There is no question about it: being a college or university president is hard. And, it is getting harder. These deepening challenges mean the time has come to re-think how we view this critical role in educating the next generation. I believe we need to consider the deployment of a different leadership paradigm for some institutions moving forward: co-presidencies.
As a management consultant, I talk about money all day. Since it’s my client’s money—not my own—these conversations are more transactional than emotional; they’re not personal, it’s business. When I talk about my own money (particularly my book money), however, it’s entirely different. Offering even cursory details has the air of confession; I feel exposed, vulnerable and can barely choke out words. I’d rather describe my darkest, dirtiest sexual fantasies than tell you how much I’ve earned writing novels. But this essay is about my corporate career, which means it’s mostly about money; to tell it right I have to come clean.
A few weeks ago, I met a woman (let’s call her Andrea) who doesn’t believe transgender people deserve special protections, either at her company or under the law. She made this clear during an industry conference on discrimination and diversity. The moderator had been explaining how many Fortune 500 firms were adopting policies on restroom usage with the goal of inclusivity, when Andrea suddenly interrupted her.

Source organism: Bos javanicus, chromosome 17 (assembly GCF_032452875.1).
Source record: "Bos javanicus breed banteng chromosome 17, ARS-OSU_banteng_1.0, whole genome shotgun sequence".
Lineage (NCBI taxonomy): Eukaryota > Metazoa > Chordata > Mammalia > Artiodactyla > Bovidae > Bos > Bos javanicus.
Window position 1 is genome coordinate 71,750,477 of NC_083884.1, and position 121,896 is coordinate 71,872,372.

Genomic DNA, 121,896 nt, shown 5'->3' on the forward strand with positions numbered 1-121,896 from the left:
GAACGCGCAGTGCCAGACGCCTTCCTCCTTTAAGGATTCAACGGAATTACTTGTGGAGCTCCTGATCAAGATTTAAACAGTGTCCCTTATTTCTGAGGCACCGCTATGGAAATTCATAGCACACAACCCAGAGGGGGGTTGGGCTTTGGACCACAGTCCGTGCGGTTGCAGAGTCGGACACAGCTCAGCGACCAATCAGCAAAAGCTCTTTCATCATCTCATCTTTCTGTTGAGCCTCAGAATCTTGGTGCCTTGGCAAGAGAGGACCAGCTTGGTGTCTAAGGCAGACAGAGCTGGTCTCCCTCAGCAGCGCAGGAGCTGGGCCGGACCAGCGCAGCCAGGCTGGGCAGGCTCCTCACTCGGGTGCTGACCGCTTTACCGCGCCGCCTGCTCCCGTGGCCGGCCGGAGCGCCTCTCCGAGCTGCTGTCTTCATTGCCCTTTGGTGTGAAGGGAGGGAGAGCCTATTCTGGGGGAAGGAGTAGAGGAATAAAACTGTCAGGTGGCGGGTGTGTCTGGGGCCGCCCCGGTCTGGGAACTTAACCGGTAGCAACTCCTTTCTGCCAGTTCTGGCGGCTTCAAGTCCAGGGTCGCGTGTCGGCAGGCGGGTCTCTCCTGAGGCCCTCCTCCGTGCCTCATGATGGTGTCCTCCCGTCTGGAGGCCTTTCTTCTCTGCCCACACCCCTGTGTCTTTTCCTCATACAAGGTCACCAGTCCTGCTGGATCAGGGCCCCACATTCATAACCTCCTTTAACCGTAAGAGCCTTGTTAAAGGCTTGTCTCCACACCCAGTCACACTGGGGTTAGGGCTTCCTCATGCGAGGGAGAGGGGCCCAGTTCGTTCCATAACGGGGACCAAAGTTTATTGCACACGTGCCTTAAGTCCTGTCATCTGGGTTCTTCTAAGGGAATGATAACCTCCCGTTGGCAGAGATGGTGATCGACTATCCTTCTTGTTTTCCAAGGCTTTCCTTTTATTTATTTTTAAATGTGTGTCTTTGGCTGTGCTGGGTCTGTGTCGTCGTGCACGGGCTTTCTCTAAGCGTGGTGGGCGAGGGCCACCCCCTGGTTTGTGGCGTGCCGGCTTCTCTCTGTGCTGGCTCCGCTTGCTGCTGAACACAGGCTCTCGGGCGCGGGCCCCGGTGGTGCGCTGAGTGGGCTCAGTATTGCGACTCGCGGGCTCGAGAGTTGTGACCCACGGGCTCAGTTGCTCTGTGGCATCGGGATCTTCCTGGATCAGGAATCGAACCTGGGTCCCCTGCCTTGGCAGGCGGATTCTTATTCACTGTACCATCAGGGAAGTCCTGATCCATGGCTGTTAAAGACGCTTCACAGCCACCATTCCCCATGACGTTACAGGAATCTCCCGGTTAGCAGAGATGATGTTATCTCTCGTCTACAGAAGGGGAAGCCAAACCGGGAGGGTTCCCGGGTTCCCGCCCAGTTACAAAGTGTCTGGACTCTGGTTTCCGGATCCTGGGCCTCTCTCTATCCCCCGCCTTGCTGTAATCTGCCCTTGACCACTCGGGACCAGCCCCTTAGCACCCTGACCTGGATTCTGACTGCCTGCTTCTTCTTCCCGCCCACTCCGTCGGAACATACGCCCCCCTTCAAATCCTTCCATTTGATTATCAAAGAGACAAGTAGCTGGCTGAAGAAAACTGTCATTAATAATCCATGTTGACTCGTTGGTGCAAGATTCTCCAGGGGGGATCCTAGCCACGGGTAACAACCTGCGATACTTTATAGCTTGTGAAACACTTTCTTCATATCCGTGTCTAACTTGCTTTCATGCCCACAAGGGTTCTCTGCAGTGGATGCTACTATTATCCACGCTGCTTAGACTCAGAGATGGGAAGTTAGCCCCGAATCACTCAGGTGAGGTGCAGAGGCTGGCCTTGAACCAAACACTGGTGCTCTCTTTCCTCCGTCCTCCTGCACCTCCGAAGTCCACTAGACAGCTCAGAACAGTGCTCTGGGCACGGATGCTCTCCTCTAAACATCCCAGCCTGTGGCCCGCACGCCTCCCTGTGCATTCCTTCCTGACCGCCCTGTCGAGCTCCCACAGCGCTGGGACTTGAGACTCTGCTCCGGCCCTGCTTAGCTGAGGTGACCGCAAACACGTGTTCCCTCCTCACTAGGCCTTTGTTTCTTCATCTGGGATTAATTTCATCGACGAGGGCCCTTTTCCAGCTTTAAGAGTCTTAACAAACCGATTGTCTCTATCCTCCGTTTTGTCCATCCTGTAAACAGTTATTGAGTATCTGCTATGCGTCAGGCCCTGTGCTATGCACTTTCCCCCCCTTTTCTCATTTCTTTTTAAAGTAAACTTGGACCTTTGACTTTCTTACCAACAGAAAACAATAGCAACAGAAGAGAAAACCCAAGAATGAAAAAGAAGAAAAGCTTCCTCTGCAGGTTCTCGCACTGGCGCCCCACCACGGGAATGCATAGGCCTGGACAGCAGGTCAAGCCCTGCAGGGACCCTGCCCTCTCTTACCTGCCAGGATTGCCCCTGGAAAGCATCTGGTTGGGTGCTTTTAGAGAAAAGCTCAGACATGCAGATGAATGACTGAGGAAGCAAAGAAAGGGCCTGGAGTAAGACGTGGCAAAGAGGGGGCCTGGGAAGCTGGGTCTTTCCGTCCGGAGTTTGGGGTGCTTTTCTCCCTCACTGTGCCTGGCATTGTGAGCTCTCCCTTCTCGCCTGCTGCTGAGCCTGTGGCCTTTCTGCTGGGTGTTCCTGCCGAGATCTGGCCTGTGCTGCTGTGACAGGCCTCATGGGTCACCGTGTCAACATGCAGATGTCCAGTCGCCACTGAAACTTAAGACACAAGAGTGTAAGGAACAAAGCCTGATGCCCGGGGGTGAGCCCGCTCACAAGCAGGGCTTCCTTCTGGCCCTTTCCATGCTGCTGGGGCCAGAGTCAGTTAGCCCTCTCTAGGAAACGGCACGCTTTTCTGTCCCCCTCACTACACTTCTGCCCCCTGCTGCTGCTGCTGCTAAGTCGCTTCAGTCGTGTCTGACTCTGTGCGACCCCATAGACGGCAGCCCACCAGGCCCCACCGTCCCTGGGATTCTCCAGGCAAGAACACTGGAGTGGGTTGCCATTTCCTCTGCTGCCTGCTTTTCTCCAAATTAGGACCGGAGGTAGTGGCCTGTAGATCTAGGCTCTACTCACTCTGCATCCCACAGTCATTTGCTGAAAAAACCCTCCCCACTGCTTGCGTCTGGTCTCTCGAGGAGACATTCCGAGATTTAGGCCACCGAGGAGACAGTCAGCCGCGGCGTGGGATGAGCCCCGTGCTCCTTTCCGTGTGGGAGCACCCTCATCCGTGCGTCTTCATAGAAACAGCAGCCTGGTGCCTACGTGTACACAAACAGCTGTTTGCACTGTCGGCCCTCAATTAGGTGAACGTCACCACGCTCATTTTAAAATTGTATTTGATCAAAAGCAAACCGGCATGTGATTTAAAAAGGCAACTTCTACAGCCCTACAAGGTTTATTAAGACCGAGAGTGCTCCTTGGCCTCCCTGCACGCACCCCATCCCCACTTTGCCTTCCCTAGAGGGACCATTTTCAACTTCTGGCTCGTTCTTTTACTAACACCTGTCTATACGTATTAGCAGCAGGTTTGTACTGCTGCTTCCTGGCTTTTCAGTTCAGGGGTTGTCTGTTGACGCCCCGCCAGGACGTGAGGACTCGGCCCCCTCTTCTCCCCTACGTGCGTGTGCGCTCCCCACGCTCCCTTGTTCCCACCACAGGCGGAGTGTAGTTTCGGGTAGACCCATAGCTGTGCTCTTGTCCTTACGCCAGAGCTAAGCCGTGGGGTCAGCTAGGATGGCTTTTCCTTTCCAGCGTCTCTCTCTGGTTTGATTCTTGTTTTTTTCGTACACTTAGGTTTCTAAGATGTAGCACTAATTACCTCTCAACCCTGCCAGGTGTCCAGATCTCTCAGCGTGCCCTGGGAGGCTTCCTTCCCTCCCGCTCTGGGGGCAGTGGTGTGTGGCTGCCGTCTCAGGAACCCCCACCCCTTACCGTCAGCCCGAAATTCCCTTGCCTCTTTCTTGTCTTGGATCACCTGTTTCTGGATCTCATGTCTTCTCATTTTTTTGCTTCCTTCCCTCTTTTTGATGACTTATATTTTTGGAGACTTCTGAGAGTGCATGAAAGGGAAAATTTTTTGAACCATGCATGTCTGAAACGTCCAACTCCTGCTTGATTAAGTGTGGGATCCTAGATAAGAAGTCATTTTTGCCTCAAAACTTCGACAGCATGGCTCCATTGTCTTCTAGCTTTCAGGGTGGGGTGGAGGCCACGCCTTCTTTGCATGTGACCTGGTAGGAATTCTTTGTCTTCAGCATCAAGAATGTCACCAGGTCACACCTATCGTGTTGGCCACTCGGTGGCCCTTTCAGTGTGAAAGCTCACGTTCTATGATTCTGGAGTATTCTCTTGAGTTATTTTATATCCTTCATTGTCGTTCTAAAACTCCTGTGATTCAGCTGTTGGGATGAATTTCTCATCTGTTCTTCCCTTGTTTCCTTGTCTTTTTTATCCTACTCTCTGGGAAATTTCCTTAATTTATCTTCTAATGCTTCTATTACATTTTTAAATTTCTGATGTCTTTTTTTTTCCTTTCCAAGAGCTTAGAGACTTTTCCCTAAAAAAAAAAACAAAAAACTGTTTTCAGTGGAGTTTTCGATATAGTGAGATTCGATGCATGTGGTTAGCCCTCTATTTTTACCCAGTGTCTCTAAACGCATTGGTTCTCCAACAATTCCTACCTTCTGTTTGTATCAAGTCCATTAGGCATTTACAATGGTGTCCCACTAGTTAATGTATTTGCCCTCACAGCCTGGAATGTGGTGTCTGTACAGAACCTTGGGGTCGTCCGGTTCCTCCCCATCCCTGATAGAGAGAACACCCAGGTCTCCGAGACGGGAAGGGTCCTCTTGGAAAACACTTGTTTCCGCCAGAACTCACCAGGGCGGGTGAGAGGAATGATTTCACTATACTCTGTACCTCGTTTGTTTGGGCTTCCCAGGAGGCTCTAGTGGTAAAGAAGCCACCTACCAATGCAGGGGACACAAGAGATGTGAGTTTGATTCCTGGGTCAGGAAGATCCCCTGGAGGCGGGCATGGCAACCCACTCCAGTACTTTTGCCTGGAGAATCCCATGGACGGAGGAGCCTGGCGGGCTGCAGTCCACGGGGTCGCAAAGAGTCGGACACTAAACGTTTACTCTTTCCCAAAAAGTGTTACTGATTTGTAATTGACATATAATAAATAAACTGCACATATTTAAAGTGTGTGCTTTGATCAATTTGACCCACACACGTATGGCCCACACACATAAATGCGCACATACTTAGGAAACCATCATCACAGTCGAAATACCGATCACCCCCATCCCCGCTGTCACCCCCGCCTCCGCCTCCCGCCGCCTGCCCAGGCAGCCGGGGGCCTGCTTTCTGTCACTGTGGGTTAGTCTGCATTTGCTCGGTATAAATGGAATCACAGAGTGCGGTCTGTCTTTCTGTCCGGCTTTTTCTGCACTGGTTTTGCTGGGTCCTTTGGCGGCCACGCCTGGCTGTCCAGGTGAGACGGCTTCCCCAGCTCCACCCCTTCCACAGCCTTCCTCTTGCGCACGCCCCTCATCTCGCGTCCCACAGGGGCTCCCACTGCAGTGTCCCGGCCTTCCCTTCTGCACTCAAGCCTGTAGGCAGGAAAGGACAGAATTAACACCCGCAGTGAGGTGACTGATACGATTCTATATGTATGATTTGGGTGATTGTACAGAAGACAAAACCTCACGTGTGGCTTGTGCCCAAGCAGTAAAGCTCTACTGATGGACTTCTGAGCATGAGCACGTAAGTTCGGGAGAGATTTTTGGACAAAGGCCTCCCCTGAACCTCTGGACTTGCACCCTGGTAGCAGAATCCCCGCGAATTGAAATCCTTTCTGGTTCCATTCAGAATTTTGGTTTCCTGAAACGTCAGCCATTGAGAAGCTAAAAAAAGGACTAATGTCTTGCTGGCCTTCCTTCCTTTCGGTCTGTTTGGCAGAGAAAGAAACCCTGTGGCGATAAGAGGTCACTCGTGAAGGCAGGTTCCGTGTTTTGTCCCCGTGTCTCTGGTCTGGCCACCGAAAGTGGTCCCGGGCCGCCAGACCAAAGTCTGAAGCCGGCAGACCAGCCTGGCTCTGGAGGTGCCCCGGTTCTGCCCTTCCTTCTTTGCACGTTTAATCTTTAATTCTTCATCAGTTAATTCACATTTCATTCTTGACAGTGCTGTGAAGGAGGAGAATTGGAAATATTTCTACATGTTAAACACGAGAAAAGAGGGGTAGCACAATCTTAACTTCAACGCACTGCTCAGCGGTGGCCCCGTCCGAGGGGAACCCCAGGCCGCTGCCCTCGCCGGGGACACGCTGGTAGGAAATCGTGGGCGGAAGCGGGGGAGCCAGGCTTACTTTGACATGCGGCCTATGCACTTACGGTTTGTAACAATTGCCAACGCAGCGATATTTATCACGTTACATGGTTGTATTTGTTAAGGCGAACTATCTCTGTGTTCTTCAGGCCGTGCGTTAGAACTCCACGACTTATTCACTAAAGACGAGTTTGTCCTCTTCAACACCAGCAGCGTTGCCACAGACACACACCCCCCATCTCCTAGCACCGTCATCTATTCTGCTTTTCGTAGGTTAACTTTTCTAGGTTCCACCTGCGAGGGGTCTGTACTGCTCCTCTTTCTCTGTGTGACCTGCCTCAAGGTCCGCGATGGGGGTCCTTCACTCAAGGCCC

Two years ago, over Christmas, I was on a beach in the Philippines. It was a deserted beach, and this lady just decorated her beachfront with things made out of natural materials: silver stars wrapped with aluminum foil, straws made of bamboo, bowls made of coconut shell... People were crafty, resourceful. With no money, they were able to make something out of nothing. At the time, my partner was writing a blog. He asked me, if I’d write something, what would it be? I thought, it would be about crafts, and travel. That’s how we came up with the name Crafty Nomad.
It was the end of 1994 and fresh out of college, I was hired for my first UX role as a research consultant. I proudly started out in the workforce as a “human factors engineer.” In today’s parlance, I was neither doing human factors nor anything related to engineering, but the evolution of UX terminology is a story for another day.
The advertising world is increasingly talking about experiences. Whether that be people desiring and valuing experiences more than they do things. Or how experiences are a greater driver of growth than traditional advertising as people tune out or block advertising.
First, a story. While working at the HQ of a large clothing manufacturer in San Francisco my supervisor, one day, hauled off and smacked me on my bald head exclaiming, “Duh!” when he perceived that I wasn’t comprehending what he’d said fast enough. This was witnessed by several co-workers, by the way. About a week later I ended up in ICU/CCU for 3 days with what was thought to be a heart attack from the stress the incident had caused me.